Conflict is a part of our everyday life, and I always say, those that can handle conflict and solve problems will rise to the top and enjoy greater levels of success. The trouble, is no one really teaches us how to handle, communicate, or act through a steam pot blowing over the situation and lower the steam, and if you were like me in Nels version 1.0, I was a rockstar at blowing the lid off the steam pot. Little did I know, those immature, distrustful, attack the wounded antics were not only harmful to our success but were even more damaging for the team member. The real challenge is that for most “go-getters” passionate about growing organizations, we unknowingly constantly create conflict and chaos because we often don’t have the right culture in place, the systems, and procedures, and the right people in the right seats on the bus as we scale things up.
It took me way too long, and through some lessons by my wife, an awesome Pastor, and great parents, but along the way, one can realize that if we would just extend some love and grace in conflict, rather than hateful, hurtful, often times venomous words, we would be much more successful at conflict resolution. One of the powerful lessons my wife taught me was a good number of years ago, and we were having one of our nightly discussion, and we were standing there discussing problem-solving. And I always tell her, “I solve problems, whether it’s at work, or feedyards, or clinic clients, or people issues, or our family.” And she said, “You know Nels, this is sometimes what you do.” And she took her right hand, reached into her chest, grabbed her heart, throw it down on the floor and stomped on it! And I stood there looking at her. Blank, dumbfounded face, speechless, yet, with full reflection and some humility, fully understand the point she was trying to make with me. And I stood there, looked at her, and said, “You know you are right.” And it was a watershed moment of cold raw truth from my wife, who had watched me operate, interact, and problem solve, in many different settings and situations, yet knew I needed a lesson in love and grace. And it was at that moment, I knew I had to not only extend love and grace more, but I had to truly understand what those words meant as well, likely before my actions were ever truly meaningful and genuine, in extension of two powerful terms of love and grace.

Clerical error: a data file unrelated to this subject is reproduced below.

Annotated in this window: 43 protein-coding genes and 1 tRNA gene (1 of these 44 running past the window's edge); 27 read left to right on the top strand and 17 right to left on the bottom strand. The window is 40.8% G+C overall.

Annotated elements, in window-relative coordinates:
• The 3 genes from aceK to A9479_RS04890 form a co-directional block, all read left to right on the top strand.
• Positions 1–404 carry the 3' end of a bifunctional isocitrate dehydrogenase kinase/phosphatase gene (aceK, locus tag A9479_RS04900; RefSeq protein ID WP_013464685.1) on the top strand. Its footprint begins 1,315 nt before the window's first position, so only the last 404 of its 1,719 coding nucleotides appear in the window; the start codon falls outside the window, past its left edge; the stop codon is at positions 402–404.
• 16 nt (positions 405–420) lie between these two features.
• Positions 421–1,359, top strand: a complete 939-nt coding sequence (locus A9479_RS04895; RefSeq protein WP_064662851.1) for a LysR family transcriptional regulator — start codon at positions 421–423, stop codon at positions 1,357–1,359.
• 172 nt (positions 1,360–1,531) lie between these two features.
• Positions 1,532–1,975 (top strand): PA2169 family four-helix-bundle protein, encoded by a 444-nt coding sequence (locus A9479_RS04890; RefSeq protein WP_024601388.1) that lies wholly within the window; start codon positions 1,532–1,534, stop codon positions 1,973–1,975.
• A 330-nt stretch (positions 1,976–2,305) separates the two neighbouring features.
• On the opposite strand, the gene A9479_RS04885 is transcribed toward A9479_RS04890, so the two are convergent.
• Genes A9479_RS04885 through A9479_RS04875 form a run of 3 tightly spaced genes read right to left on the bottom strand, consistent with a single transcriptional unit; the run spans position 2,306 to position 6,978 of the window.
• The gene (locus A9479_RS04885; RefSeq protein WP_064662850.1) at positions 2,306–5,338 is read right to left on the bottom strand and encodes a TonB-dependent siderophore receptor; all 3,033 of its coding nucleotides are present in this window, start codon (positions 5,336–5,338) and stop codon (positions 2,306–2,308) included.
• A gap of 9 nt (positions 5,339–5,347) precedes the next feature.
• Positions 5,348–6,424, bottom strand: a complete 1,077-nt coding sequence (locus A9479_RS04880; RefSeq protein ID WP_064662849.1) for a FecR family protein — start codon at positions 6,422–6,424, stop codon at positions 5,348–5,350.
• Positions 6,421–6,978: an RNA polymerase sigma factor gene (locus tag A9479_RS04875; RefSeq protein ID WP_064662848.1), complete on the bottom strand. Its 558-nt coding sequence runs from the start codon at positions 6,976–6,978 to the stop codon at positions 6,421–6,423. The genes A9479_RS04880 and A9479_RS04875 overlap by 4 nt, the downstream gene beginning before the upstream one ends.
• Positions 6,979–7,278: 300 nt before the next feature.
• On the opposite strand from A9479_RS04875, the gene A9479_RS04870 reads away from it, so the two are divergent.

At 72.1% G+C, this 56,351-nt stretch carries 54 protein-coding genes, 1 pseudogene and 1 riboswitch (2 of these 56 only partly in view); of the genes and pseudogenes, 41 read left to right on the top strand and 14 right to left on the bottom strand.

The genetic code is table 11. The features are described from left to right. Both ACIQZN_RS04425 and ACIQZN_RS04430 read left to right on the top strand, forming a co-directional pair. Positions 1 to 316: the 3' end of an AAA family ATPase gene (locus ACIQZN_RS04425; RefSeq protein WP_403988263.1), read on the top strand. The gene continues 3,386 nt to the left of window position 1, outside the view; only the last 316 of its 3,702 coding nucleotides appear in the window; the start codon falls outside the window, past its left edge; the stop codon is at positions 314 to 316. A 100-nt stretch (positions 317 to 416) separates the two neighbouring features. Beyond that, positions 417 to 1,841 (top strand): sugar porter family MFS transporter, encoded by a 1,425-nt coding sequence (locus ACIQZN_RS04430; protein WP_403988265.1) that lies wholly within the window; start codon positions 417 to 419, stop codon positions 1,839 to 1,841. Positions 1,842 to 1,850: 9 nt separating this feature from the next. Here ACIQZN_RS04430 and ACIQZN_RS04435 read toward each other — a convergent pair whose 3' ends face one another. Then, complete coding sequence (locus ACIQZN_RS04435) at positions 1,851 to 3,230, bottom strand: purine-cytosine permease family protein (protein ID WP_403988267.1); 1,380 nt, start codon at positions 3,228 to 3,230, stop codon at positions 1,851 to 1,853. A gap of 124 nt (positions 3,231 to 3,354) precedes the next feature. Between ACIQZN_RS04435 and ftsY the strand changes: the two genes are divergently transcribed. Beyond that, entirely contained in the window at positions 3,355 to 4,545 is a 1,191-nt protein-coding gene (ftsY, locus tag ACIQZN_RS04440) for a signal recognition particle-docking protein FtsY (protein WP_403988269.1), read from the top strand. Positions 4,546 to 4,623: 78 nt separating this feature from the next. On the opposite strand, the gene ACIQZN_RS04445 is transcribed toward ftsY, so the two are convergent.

It is in conflict that we must show a person true heartfelt compassion and grace, and focus on the resolution, not just the conflict. If the person you are dealing with, be it your team member, your spouse, your child, or your parent is only getting your fire, flames, and heat, the conflict will likely continue to burn and do so even brighter. Rather than ripping some one’s heart out, how can we focus on the solution? How can we focus on the commonalities in the solution? How can we focus on the commonalities of what brought us to the table? How can we focus on the common desired outcome above all else? If we don’t do those things, we will get the common casualties of conflict and those are more drama, uncomfortable tensions, and broken relationships. And at the end of the day, I fully believe most all normal, compassionate, caring, human beings do not want to see those casualties! Extending or showing some love and grace in those fiery, tense moments will begin to create a culture better equipped to resolve the conflict. And what we do know, is all great organizations create a culture of love and grace, with accountability as our guide! Happy Leadership Thursday!